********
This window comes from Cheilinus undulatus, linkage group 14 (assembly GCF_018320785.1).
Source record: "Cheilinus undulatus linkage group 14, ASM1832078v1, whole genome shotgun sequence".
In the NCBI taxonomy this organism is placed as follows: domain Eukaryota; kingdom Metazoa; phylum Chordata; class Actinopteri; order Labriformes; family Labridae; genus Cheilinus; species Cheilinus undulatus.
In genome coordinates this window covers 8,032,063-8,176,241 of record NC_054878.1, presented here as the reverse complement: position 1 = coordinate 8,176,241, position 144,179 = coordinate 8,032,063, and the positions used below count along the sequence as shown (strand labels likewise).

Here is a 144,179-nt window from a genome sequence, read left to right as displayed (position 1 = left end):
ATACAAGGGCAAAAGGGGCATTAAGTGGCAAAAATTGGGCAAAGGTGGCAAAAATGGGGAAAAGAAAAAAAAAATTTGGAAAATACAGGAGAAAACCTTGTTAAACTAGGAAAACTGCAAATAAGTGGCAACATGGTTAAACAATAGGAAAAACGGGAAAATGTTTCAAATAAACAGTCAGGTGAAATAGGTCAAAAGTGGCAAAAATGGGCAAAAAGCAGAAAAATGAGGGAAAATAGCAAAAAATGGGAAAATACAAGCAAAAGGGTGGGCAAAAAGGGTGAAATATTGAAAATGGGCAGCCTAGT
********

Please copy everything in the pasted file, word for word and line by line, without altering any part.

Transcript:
This window comes from Cheilinus undulatus, linkage group 14 (assembly GCF_018320785.1).
Source record: "Cheilinus undulatus linkage group 14, ASM1832078v1, whole genome shotgun sequence".
In the NCBI taxonomy this organism is placed as follows: domain Eukaryota; kingdom Metazoa; phylum Chordata; class Actinopteri; order Labriformes; family Labridae; genus Cheilinus; species Cheilinus undulatus.
In genome coordinates this window covers 8,032,063-8,176,241 of record NC_054878.1, presented here as the reverse complement: position 1 = coordinate 8,176,241, position 144,179 = coordinate 8,032,063, and the positions used below count along the sequence as shown (strand labels likewise).

Here is a 144,179-nt window from a genome sequence, read left to right as displayed (position 1 = left end):
ATACAAGGGCAAAAGGGGCATTAAGTGGCAAAAATTGGGCAAAGGTGGCAAAAATGGGGAAAAGAAAAAAAAAATTTGGAAAATACAGGAGAAAACCTTGTTAAACTAGGAAAACTGCAAATAAGTGGCAACATGGTTAAACAATAGGAAAAACGGGAAAATGTTTCAAATAAACAGTCAGGTGAAATAGGTCAAAAGTGGCAAAAATGGGCAAAAAGCAGAAAAATGAGGGAAAATAGCAAAAAATGGGAAAATACAAGCAAAAGGGTGGGCAAAAAGGGTGAAATATTGAAAATGGGCAGCCTAGT